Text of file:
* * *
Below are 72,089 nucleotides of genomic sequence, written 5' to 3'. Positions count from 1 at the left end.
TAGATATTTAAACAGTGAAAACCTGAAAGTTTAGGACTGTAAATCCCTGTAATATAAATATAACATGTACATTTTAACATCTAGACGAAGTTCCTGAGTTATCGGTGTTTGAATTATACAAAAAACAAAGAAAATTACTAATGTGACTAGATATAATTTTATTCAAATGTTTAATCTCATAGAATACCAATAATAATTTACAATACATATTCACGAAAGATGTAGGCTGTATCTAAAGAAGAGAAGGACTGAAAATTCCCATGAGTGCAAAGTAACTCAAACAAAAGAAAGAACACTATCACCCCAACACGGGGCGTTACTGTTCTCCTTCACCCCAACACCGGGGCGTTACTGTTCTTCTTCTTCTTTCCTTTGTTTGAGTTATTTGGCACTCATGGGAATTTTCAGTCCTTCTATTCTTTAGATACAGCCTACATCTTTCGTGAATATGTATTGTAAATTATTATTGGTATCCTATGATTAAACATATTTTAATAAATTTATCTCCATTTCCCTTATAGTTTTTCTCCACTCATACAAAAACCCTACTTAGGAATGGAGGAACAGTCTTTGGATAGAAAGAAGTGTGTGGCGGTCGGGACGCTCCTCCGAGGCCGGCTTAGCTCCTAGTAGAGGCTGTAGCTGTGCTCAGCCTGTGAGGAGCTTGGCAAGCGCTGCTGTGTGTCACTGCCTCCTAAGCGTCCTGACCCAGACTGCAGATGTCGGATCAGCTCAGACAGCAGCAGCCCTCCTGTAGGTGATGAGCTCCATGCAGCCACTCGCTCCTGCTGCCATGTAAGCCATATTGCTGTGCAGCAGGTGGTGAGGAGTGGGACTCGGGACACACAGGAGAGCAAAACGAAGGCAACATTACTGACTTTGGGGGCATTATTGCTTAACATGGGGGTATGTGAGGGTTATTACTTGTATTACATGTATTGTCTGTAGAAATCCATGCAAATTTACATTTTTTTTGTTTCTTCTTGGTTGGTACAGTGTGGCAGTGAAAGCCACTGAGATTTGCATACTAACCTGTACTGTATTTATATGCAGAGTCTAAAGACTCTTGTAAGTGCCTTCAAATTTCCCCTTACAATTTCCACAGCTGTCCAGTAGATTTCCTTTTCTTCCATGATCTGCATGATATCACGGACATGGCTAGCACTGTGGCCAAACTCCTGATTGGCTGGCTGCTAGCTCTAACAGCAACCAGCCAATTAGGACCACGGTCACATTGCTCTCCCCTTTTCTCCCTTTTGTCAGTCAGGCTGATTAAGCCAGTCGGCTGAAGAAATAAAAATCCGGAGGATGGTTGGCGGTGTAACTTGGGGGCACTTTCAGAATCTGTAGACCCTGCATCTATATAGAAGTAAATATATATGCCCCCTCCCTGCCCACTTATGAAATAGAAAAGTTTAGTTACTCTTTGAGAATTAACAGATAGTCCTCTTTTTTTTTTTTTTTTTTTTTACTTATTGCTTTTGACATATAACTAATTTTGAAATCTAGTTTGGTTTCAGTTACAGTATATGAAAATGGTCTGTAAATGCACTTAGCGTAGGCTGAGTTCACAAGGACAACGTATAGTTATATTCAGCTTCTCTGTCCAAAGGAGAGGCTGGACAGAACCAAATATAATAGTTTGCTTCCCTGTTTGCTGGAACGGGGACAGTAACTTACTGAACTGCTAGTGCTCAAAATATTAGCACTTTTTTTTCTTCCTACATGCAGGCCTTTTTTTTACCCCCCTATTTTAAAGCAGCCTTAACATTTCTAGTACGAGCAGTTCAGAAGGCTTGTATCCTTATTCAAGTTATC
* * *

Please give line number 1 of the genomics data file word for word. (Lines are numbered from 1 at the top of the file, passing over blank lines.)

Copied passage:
Below are 72,089 nucleotides of genomic sequence, written 5' to 3'. Positions count from 1 at the left end.